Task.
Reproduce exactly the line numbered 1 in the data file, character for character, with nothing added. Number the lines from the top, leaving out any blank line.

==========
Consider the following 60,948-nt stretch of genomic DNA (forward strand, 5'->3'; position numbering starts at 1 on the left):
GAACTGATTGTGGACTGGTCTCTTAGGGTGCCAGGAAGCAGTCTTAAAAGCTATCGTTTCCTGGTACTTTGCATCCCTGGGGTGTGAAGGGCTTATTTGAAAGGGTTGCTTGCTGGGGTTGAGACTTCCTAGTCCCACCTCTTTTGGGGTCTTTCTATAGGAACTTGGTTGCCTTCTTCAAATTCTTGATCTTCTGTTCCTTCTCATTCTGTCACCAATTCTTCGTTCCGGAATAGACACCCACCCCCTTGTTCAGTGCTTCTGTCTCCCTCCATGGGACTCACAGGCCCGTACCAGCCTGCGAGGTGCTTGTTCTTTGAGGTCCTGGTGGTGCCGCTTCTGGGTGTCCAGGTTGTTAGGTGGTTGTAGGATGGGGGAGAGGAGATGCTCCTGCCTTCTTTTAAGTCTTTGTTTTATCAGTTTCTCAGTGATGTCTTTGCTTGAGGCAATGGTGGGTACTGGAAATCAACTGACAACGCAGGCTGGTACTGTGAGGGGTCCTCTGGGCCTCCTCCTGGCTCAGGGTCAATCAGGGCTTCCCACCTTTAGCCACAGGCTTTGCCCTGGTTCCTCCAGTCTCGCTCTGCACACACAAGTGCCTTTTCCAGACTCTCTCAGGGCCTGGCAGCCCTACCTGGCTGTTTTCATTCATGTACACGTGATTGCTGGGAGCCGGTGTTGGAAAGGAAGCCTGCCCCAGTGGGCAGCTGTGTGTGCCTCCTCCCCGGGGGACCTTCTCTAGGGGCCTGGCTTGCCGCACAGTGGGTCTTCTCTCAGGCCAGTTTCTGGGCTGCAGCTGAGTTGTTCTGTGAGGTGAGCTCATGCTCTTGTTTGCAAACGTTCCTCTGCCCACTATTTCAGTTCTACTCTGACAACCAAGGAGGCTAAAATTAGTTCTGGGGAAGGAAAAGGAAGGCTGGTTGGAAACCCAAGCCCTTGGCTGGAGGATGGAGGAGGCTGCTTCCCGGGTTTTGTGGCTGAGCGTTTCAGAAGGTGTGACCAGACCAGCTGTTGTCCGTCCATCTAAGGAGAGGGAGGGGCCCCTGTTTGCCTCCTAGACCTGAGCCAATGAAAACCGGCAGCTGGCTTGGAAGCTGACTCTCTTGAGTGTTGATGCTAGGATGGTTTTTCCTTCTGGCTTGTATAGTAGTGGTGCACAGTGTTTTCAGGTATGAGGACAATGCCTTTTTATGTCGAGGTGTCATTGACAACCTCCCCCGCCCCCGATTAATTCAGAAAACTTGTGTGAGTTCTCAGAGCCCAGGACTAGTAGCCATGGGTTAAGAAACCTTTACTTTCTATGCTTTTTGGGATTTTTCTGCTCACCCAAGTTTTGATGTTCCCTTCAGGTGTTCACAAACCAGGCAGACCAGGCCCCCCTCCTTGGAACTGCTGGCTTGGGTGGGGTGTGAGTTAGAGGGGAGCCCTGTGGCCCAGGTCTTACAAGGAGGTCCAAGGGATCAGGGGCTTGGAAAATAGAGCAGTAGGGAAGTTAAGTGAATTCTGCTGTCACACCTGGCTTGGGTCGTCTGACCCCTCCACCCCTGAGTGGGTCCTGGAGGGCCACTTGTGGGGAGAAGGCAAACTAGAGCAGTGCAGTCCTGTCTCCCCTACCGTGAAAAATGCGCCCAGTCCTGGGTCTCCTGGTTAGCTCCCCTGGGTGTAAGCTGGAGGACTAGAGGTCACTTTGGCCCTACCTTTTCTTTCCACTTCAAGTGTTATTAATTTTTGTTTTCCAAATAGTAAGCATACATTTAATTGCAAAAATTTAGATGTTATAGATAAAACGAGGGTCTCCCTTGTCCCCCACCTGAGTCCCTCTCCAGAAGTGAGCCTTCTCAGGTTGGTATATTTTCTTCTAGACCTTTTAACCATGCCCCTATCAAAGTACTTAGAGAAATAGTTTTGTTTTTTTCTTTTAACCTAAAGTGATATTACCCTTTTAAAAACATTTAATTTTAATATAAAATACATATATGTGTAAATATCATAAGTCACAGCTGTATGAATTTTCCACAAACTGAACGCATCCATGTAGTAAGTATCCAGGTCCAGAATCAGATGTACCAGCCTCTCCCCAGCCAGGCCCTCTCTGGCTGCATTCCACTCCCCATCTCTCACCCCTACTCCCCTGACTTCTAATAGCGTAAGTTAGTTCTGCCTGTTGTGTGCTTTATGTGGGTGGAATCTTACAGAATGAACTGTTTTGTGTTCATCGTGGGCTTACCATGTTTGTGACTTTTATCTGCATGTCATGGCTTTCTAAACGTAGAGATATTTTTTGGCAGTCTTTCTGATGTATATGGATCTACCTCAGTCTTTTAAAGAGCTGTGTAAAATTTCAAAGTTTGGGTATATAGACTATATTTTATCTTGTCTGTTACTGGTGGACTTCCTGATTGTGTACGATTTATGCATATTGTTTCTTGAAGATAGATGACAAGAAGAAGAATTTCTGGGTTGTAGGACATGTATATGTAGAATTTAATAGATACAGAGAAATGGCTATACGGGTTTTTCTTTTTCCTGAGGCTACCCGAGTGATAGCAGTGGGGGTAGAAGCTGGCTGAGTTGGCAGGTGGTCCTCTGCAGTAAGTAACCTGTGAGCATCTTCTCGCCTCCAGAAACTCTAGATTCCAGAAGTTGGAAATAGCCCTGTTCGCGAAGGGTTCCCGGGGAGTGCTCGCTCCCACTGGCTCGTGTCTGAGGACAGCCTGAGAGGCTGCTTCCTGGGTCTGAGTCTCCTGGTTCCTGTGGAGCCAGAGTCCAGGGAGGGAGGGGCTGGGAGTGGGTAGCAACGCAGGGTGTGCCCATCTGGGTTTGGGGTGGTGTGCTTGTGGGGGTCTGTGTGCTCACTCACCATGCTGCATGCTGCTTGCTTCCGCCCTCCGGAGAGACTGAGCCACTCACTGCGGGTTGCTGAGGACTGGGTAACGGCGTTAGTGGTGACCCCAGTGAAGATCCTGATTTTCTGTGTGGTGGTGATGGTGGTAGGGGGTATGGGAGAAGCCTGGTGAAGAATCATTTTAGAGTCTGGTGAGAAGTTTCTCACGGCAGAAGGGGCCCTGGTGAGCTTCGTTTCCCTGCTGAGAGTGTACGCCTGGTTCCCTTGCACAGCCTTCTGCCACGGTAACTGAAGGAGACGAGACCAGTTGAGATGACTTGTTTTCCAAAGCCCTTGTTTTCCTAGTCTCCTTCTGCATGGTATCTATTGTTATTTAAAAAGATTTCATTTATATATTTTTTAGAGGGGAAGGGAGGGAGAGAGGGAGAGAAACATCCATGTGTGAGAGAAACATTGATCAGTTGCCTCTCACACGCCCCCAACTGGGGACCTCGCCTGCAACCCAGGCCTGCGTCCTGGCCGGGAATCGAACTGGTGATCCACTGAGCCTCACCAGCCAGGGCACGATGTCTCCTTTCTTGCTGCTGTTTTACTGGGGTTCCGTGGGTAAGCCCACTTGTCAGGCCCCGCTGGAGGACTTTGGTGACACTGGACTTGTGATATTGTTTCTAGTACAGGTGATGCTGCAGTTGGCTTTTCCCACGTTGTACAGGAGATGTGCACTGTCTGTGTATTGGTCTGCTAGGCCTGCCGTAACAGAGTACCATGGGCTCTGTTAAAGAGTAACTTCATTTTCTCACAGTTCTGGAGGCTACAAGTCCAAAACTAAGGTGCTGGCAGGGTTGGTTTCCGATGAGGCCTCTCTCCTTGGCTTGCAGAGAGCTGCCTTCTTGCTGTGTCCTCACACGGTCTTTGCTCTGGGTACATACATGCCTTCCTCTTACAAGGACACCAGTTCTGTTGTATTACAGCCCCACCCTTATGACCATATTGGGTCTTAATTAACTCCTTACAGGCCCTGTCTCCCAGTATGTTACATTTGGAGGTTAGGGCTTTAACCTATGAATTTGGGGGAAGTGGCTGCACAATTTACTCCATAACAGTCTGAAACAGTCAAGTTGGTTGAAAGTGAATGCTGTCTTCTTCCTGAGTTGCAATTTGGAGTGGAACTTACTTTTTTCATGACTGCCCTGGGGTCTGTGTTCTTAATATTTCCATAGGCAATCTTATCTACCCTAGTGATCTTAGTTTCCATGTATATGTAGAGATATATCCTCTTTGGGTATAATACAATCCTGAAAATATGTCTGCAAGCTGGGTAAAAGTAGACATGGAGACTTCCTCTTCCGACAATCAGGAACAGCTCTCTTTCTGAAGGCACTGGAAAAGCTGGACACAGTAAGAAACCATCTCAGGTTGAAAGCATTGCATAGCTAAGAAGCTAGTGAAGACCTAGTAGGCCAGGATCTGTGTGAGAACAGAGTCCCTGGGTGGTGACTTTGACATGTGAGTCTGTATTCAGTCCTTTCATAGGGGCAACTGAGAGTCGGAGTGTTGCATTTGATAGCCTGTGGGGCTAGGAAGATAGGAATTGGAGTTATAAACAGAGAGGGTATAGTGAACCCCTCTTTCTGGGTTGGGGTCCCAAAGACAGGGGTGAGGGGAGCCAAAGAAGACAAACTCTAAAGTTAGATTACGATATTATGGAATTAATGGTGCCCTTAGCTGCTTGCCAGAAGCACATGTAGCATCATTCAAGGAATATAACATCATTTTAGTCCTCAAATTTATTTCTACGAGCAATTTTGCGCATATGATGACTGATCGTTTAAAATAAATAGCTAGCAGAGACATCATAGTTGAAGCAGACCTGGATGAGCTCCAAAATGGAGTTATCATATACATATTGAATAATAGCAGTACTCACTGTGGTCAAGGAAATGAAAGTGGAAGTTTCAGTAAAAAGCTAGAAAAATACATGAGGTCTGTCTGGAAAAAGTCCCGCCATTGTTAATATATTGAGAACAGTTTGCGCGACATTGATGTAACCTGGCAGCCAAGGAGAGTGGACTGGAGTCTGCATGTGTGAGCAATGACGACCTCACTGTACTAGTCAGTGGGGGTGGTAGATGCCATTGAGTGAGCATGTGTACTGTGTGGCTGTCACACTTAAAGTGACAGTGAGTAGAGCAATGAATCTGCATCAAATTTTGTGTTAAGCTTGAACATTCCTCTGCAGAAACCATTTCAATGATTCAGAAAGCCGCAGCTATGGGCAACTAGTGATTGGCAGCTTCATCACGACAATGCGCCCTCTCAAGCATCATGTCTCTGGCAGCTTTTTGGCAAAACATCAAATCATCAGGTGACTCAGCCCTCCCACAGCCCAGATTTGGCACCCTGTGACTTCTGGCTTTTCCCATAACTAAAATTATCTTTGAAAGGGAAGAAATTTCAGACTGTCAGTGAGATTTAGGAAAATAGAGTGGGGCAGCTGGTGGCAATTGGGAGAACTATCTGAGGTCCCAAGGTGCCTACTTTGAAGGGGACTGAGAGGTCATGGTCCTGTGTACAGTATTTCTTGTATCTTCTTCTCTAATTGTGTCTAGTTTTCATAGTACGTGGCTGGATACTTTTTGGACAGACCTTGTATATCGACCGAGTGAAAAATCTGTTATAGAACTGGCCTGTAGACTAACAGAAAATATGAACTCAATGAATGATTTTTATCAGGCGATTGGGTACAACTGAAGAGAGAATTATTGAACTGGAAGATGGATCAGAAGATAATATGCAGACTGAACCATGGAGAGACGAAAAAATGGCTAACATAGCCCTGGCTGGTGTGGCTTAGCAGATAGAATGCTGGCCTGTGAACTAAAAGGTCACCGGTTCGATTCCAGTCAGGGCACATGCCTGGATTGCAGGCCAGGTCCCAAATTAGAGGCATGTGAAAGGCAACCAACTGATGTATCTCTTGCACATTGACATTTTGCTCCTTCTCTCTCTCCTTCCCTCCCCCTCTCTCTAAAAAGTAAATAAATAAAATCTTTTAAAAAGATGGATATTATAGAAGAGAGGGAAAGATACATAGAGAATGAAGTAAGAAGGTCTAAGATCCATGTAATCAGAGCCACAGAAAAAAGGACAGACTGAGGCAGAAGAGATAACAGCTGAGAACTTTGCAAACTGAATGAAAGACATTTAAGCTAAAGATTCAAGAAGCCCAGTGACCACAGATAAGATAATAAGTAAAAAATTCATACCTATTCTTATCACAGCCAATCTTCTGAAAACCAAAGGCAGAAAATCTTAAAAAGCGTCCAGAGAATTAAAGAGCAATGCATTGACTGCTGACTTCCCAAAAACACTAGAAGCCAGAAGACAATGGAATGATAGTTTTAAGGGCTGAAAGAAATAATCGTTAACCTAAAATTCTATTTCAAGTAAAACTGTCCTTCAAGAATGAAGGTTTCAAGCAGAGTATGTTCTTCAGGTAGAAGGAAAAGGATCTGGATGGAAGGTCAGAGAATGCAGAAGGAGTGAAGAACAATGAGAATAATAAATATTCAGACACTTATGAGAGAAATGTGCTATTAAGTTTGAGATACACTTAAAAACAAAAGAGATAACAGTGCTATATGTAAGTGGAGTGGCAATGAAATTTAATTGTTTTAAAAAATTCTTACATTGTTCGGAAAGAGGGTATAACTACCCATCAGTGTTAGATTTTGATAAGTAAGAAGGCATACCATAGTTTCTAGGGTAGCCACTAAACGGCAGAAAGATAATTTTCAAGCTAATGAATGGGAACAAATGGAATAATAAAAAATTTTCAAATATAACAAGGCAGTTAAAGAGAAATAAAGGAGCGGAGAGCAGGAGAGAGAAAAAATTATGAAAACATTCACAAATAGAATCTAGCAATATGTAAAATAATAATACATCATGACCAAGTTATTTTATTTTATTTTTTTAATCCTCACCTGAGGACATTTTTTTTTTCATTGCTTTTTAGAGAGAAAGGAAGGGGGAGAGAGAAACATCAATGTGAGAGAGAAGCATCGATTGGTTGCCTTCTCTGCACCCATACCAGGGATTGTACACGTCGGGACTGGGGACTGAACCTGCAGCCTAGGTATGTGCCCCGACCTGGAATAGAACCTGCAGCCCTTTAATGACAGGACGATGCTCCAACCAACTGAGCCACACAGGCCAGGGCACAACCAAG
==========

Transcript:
Consider the following 60,948-nt stretch of genomic DNA (forward strand, 5'->3'; position numbering starts at 1 on the left):